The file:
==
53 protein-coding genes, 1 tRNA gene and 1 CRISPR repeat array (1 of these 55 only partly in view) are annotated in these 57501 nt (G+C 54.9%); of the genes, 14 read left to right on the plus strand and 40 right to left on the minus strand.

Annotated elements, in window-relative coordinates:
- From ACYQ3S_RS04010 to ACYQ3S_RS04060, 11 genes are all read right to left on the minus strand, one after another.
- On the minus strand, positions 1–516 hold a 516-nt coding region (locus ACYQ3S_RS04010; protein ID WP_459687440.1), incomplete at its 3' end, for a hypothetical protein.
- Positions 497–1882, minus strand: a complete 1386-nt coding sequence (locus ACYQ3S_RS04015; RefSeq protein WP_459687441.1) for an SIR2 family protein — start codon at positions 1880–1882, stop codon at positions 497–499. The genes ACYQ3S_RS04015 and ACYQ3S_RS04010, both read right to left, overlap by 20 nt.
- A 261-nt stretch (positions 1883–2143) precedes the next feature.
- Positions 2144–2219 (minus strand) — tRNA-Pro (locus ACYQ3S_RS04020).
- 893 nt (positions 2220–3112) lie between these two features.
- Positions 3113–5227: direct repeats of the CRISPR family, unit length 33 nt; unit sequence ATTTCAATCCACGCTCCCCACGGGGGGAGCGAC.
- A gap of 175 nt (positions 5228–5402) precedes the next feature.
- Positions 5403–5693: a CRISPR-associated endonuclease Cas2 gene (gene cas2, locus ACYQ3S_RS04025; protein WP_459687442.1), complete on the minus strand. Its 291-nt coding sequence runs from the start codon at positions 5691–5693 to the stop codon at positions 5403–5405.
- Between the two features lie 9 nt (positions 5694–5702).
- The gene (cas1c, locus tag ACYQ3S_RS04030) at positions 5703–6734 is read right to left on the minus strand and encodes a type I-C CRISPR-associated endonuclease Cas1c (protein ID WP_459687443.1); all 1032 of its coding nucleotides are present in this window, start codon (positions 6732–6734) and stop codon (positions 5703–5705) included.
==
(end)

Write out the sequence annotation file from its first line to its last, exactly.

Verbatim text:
53 protein-coding genes, 1 tRNA gene and 1 CRISPR repeat array (1 of these 55 only partly in view) are annotated in these 57501 nt (G+C 54.9%); of the genes, 14 read left to right on the plus strand and 40 right to left on the minus strand.

Annotated elements, in window-relative coordinates:
- From ACYQ3S_RS04010 to ACYQ3S_RS04060, 11 genes are all read right to left on the minus strand, one after another.
- On the minus strand, positions 1–516 hold a 516-nt coding region (locus ACYQ3S_RS04010; protein ID WP_459687440.1), incomplete at its 3' end, for a hypothetical protein.
- Positions 497–1882, minus strand: a complete 1386-nt coding sequence (locus ACYQ3S_RS04015; RefSeq protein WP_459687441.1) for an SIR2 family protein — start codon at positions 1880–1882, stop codon at positions 497–499. The genes ACYQ3S_RS04015 and ACYQ3S_RS04010, both read right to left, overlap by 20 nt.
- A 261-nt stretch (positions 1883–2143) precedes the next feature.
- Positions 2144–2219 (minus strand) — tRNA-Pro (locus ACYQ3S_RS04020).
- 893 nt (positions 2220–3112) lie between these two features.
- Positions 3113–5227: direct repeats of the CRISPR family, unit length 33 nt; unit sequence ATTTCAATCCACGCTCCCCACGGGGGGAGCGAC.
- A gap of 175 nt (positions 5228–5402) precedes the next feature.
- Positions 5403–5693: a CRISPR-associated endonuclease Cas2 gene (gene cas2, locus ACYQ3S_RS04025; protein WP_459687442.1), complete on the minus strand. Its 291-nt coding sequence runs from the start codon at positions 5691–5693 to the stop codon at positions 5403–5405.
- Between the two features lie 9 nt (positions 5694–5702).
- The gene (cas1c, locus tag ACYQ3S_RS04030) at positions 5703–6734 is read right to left on the minus strand and encodes a type I-C CRISPR-associated endonuclease Cas1c (protein ID WP_459687443.1); all 1032 of its coding nucleotides are present in this window, start codon (positions 6732–6734) and stop codon (positions 5703–5705) included.